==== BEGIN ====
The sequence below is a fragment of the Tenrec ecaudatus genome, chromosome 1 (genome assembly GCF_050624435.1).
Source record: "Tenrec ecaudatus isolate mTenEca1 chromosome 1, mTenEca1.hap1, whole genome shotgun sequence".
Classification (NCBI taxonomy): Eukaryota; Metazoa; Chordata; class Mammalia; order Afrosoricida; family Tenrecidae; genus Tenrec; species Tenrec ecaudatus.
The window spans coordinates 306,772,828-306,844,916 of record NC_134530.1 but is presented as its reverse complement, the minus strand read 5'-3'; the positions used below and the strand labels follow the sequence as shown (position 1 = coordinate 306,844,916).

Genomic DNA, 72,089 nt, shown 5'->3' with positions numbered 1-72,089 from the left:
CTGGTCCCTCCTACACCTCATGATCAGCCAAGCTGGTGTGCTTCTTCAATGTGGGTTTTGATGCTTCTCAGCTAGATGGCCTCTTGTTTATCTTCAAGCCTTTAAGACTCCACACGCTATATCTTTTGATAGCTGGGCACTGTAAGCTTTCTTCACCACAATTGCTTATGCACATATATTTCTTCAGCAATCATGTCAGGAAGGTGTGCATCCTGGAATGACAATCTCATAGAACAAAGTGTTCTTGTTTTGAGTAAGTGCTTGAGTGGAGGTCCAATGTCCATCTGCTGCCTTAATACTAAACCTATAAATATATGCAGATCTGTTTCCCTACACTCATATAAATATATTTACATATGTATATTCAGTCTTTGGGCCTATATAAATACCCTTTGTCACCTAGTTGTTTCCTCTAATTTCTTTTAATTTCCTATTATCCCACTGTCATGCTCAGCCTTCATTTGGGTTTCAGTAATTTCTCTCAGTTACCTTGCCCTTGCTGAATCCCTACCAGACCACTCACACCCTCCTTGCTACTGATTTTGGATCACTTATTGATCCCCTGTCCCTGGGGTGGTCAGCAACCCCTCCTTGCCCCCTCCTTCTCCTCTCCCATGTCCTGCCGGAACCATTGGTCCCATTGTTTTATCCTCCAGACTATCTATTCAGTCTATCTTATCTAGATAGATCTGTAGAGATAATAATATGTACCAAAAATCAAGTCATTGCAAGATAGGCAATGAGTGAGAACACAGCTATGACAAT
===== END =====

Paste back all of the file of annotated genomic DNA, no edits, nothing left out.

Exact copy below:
The sequence below is a fragment of the Tenrec ecaudatus genome, chromosome 1 (genome assembly GCF_050624435.1).
Source record: "Tenrec ecaudatus isolate mTenEca1 chromosome 1, mTenEca1.hap1, whole genome shotgun sequence".
Classification (NCBI taxonomy): Eukaryota; Metazoa; Chordata; class Mammalia; order Afrosoricida; family Tenrecidae; genus Tenrec; species Tenrec ecaudatus.
The window spans coordinates 306,772,828-306,844,916 of record NC_134530.1 but is presented as its reverse complement, the minus strand read 5'-3'; the positions used below and the strand labels follow the sequence as shown (position 1 = coordinate 306,844,916).

Genomic DNA, 72,089 nt, shown 5'->3' with positions numbered 1-72,089 from the left:
CTGGTCCCTCCTACACCTCATGATCAGCCAAGCTGGTGTGCTTCTTCAATGTGGGTTTTGATGCTTCTCAGCTAGATGGCCTCTTGTTTATCTTCAAGCCTTTAAGACTCCACACGCTATATCTTTTGATAGCTGGGCACTGTAAGCTTTCTTCACCACAATTGCTTATGCACATATATTTCTTCAGCAATCATGTCAGGAAGGTGTGCATCCTGGAATGACAATCTCATAGAACAAAGTGTTCTTGTTTTGAGTAAGTGCTTGAGTGGAGGTCCAATGTCCATCTGCTGCCTTAATACTAAACCTATAAATATATGCAGATCTGTTTCCCTACACTCATATAAATATATTTACATATGTATATTCAGTCTTTGGGCCTATATAAATACCCTTTGTCACCTAGTTGTTTCCTCTAATTTCTTTTAATTTCCTATTATCCCACTGTCATGCTCAGCCTTCATTTGGGTTTCAGTAATTTCTCTCAGTTACCTTGCCCTTGCTGAATCCCTACCAGACCACTCACACCCTCCTTGCTACTGATTTTGGATCACTTATTGATCCCCTGTCCCTGGGGTGGTCAGCAACCCCTCCTTGCCCCCTCCTTCTCCTCTCCCATGTCCTGCCGGAACCATTGGTCCCATTGTTTTATCCTCCAGACTATCTATTCAGTCTATCTTATCTAGATAGATCTGTAGAGATAATAATATGTACCAAAAATCAAGTCATTGCAAGATAGGCAATGAGTGAGAACACAGCTATGACAAT